A couple of months ago Time Magazine printed an article listing some of the most influential people of the last century or so. The list, a very short list, really, included Gandhi, Susan B. Anthony, Martin Luther King, Jr. and Larry Kramer.
Larry Kramer, who has hurled insults at New York Mayor Ed Koch, President Ronald Reagan and virtually every politician, scientist or journalist who has had anything to do with AIDS for the last 20 years. Yes, that Larry Kramer. Right beside MLK and Gandhi.
Why not? Larry Kramer helped found the Gay Men's Health Crisis in New York City in the early 1980s, when most politicians wouldn't utter the word AIDS. And by the time he founded the organization ACT UP in the late 1980s, government-funded medical research still moved at such a glacial pace that drugs in development posed virtually no hope for the thousands of sick and dying.
And while there is still no cure for this deadly virus, and millions will die of AIDS around the world, Larry Kramer and the rest of the early AIDS activists have made an enormous difference. Larry led the charge of AIDS activists who refused to be ignored by politicians and the public. They demanded change from the scientific community and they got it. Larry helped change the way people with AIDS and other illnesses people are treated and considered by the medical community as a whole.
But one thing is for sure. Larry didn't do any of it by being a sweetheart. He has been relentless. And rude. And infuriating. And at times, even mean. Amazingly, he has a flood of admirers and friends. One of his longtime adversaries, Dr. Anthony Fauci, who oversees AIDS research at the National Institutes of Health, now calls Larry one of his closest friends.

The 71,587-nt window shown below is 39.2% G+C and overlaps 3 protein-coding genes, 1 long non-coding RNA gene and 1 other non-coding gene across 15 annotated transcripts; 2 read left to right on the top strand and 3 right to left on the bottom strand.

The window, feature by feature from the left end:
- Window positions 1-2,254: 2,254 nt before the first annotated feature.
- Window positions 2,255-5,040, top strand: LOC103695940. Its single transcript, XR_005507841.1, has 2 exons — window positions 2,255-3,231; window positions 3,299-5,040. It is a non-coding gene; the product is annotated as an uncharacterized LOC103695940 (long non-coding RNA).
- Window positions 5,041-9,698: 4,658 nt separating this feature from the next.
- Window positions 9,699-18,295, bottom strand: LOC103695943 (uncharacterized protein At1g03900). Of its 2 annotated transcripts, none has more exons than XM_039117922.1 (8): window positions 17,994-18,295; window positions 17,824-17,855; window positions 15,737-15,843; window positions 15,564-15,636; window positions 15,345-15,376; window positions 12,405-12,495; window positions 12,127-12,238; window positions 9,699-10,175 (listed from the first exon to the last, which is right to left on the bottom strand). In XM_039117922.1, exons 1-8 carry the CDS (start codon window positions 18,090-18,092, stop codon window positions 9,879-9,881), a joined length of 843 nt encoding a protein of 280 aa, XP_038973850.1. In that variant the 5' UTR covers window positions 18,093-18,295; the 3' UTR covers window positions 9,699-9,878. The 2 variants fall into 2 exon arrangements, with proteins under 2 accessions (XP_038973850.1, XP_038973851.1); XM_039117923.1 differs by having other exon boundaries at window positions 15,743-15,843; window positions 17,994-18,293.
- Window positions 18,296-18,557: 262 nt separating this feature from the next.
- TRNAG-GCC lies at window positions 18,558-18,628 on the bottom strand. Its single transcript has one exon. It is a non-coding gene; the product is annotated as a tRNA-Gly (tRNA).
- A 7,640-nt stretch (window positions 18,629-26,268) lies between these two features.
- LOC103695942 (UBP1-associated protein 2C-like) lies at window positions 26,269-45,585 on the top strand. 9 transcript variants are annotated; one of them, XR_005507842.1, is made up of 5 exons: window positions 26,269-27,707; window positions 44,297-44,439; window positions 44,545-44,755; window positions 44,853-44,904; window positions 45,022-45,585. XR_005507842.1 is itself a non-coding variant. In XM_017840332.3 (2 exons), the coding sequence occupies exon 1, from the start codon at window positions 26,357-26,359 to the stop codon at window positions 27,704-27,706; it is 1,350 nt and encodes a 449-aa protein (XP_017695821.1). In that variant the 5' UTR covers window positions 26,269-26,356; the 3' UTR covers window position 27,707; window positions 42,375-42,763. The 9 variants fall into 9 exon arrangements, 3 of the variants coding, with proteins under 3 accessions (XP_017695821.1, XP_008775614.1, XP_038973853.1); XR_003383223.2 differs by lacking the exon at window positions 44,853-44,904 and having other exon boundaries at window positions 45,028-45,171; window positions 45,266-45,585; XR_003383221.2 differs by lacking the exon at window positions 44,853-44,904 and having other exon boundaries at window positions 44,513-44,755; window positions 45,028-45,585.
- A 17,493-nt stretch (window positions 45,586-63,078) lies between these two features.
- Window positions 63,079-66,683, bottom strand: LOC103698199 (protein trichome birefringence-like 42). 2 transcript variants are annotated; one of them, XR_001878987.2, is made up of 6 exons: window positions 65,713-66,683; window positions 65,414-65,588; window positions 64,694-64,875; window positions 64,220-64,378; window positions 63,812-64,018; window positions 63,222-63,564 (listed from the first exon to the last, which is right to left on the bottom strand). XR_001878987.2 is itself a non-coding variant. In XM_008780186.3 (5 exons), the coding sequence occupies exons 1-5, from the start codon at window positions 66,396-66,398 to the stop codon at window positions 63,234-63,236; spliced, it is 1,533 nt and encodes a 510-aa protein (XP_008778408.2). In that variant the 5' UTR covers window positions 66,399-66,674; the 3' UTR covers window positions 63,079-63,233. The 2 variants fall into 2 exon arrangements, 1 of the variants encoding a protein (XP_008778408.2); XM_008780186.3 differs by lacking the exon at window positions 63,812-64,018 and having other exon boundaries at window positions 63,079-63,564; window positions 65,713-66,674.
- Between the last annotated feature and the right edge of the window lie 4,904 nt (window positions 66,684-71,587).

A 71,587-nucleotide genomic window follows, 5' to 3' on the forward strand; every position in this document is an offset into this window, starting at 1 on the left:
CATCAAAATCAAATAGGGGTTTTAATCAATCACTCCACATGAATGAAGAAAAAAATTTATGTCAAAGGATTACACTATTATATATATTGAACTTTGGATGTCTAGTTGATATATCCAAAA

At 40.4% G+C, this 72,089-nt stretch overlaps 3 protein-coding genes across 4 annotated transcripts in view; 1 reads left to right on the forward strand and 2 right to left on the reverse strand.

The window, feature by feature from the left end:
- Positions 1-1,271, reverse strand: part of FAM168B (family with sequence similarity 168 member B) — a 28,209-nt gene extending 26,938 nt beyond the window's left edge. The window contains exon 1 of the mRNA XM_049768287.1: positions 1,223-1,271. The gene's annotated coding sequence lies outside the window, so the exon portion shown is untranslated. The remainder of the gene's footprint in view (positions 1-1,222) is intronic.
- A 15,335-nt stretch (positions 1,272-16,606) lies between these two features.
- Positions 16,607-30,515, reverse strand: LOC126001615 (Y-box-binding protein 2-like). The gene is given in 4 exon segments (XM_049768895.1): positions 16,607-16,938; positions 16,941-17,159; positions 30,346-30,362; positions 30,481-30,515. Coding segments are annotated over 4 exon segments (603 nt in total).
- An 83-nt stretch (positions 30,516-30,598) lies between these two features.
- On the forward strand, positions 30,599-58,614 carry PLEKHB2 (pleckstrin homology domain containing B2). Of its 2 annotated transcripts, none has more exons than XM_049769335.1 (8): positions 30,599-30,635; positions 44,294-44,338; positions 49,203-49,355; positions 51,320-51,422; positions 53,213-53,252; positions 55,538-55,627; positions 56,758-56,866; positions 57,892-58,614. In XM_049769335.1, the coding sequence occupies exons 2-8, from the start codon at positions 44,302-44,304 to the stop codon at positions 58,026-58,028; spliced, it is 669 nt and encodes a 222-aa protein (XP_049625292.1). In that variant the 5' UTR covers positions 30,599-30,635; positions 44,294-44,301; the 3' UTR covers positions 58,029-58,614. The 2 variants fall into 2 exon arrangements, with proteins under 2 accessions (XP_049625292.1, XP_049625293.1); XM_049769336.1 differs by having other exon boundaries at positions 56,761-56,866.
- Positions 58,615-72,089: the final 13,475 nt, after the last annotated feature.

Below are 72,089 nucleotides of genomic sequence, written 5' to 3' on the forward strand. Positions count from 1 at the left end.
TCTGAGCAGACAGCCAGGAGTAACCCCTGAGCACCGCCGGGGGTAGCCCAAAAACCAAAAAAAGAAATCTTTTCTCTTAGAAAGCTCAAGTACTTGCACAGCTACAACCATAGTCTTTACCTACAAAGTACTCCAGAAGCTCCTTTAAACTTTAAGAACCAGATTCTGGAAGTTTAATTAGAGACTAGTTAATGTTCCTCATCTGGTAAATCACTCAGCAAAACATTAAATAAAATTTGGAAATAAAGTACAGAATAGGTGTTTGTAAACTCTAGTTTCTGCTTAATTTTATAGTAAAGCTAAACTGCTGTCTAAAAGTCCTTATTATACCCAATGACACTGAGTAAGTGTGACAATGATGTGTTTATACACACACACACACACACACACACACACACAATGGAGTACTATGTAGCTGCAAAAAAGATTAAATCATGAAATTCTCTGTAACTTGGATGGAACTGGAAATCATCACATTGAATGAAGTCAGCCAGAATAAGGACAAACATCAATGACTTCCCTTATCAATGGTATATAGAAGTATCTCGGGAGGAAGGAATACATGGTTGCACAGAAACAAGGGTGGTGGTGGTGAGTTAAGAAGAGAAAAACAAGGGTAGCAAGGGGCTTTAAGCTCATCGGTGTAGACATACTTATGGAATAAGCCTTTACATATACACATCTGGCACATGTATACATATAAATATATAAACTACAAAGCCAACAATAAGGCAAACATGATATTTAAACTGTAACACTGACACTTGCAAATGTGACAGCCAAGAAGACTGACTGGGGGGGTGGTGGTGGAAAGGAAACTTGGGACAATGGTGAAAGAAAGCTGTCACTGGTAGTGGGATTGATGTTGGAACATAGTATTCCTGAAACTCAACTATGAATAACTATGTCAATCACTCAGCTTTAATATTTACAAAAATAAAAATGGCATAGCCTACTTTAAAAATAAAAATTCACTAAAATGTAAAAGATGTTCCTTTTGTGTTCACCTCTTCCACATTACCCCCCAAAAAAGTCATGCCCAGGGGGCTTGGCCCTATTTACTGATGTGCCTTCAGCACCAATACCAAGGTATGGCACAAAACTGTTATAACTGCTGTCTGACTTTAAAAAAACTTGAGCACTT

In a conversation with Ted Koppel, recorded in Larry's New York City apartment, Larry talks about his anger, his work and all of the work still to be done. You would think that he might have mellowed after so many years of watching his friends die and after so many years of screaming at rallies and writing angry letters, and most of all, after years of struggling with his own HIV and other health problems.
Today Larry is suffering from end stage liver disease. He needs a liver transplant very soon, if he is to have any hope of surviving much longer. But Larry is not complacent. He is still one angry man. And what makes him most angry is that more people aren't as angry as he is.
Finally, Larry Kramer is no stranger to Nightline. He has been a guest on this program several times and at least once, his microphone had to be turned off in the middle of the interview, because, well, he would not shut up and let anyone else speak. Every journalist I know who has ever covered AIDS has received at least one critical phone call, or letter, or email from Larry. I have received plenty. About 11 years ago, when I first started producing guest segments for this program, I booked Larry Kramer for his now famous appearance when his microphone was turned off. Although Larry has a famous temper and is rarely sorry for it, he very kindly called the next day to apologize.
Perhaps he knew that I was truly afraid that I would be fired for having arranged his disruptive appearance. Of course, I was not fired, or reprimanded in any way, but Larry and I proceeded to have a conversation about AIDS and the news that has continued for over a decade. Those conversations forced me to think in ways that I would not have if he had been more polite or circumspect. So, I am grateful for his temper. Tonight, he'll make you think, too.
Sara Just is a Senior Producer for Nightline.